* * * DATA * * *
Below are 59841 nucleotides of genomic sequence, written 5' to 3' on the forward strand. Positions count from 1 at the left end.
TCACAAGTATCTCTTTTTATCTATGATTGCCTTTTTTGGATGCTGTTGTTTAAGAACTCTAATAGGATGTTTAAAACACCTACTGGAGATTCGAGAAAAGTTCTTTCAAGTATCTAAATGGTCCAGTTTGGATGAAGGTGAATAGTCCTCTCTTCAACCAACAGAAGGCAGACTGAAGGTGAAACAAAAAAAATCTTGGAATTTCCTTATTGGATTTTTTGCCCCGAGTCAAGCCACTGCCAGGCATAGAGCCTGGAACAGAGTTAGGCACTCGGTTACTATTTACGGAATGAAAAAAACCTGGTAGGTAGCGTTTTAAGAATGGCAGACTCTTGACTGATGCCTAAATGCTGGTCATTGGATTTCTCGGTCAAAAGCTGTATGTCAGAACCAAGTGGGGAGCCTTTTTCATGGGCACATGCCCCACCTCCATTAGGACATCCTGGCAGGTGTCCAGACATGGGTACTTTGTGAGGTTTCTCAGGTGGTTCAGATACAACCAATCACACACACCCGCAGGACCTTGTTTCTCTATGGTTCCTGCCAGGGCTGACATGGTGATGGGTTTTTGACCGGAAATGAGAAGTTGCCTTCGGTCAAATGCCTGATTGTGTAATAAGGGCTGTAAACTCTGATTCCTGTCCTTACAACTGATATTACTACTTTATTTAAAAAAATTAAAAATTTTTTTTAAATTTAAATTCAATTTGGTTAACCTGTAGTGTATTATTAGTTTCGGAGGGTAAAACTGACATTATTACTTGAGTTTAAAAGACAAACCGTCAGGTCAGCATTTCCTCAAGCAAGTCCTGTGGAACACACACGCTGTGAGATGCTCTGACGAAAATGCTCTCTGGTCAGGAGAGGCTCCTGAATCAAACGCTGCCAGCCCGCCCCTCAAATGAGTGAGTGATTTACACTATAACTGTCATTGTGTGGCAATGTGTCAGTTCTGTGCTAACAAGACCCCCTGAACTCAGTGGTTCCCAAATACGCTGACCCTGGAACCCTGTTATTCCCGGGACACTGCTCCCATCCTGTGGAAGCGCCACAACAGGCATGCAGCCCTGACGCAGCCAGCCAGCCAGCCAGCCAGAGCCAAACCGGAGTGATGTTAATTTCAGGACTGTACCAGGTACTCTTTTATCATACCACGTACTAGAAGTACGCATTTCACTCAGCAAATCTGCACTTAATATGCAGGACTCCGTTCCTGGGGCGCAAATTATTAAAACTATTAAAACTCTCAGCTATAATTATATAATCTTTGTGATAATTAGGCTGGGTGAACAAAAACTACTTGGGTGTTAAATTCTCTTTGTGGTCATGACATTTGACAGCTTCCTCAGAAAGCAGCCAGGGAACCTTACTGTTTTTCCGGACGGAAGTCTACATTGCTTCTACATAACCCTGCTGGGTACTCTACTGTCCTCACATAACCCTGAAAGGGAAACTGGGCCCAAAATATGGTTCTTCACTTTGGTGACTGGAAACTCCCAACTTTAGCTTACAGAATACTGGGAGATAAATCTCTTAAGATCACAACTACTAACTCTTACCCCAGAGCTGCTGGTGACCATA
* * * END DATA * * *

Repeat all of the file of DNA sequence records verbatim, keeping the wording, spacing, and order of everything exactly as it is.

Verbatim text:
Below are 59841 nucleotides of genomic sequence, written 5' to 3' on the forward strand. Positions count from 1 at the left end.
TCACAAGTATCTCTTTTTATCTATGATTGCCTTTTTTGGATGCTGTTGTTTAAGAACTCTAATAGGATGTTTAAAACACCTACTGGAGATTCGAGAAAAGTTCTTTCAAGTATCTAAATGGTCCAGTTTGGATGAAGGTGAATAGTCCTCTCTTCAACCAACAGAAGGCAGACTGAAGGTGAAACAAAAAAAATCTTGGAATTTCCTTATTGGATTTTTTGCCCCGAGTCAAGCCACTGCCAGGCATAGAGCCTGGAACAGAGTTAGGCACTCGGTTACTATTTACGGAATGAAAAAAACCTGGTAGGTAGCGTTTTAAGAATGGCAGACTCTTGACTGATGCCTAAATGCTGGTCATTGGATTTCTCGGTCAAAAGCTGTATGTCAGAACCAAGTGGGGAGCCTTTTTCATGGGCACATGCCCCACCTCCATTAGGACATCCTGGCAGGTGTCCAGACATGGGTACTTTGTGAGGTTTCTCAGGTGGTTCAGATACAACCAATCACACACACCCGCAGGACCTTGTTTCTCTATGGTTCCTGCCAGGGCTGACATGGTGATGGGTTTTTGACCGGAAATGAGAAGTTGCCTTCGGTCAAATGCCTGATTGTGTAATAAGGGCTGTAAACTCTGATTCCTGTCCTTACAACTGATATTACTACTTTATTTAAAAAAATTAAAAATTTTTTTTAAATTTAAATTCAATTTGGTTAACCTGTAGTGTATTATTAGTTTCGGAGGGTAAAACTGACATTATTACTTGAGTTTAAAAGACAAACCGTCAGGTCAGCATTTCCTCAAGCAAGTCCTGTGGAACACACACGCTGTGAGATGCTCTGACGAAAATGCTCTCTGGTCAGGAGAGGCTCCTGAATCAAACGCTGCCAGCCCGCCCCTCAAATGAGTGAGTGATTTACACTATAACTGTCATTGTGTGGCAATGTGTCAGTTCTGTGCTAACAAGACCCCCTGAACTCAGTGGTTCCCAAATACGCTGACCCTGGAACCCTGTTATTCCCGGGACACTGCTCCCATCCTGTGGAAGCGCCACAACAGGCATGCAGCCCTGACGCAGCCAGCCAGCCAGCCAGCCAGAGCCAAACCGGAGTGATGTTAATTTCAGGACTGTACCAGGTACTCTTTTATCATACCACGTACTAGAAGTACGCATTTCACTCAGCAAATCTGCACTTAATATGCAGGACTCCGTTCCTGGGGCGCAAATTATTAAAACTATTAAAACTCTCAGCTATAATTATATAATCTTTGTGATAATTAGGCTGGGTGAACAAAAACTACTTGGGTGTTAAATTCTCTTTGTGGTCATGACATTTGACAGCTTCCTCAGAAAGCAGCCAGGGAACCTTACTGTTTTTCCGGACGGAAGTCTACATTGCTTCTACATAACCCTGCTGGGTACTCTACTGTCCTCACATAACCCTGAAAGGGAAACTGGGCCCAAAATATGGTTCTTCACTTTGGTGACTGGAAACTCCCAACTTTAGCTTACAGAATACTGGGAGATAAATCTCTTAAGATCACAACTACTAACTCTTACCCCAGAGCTGCTGGTGACCATA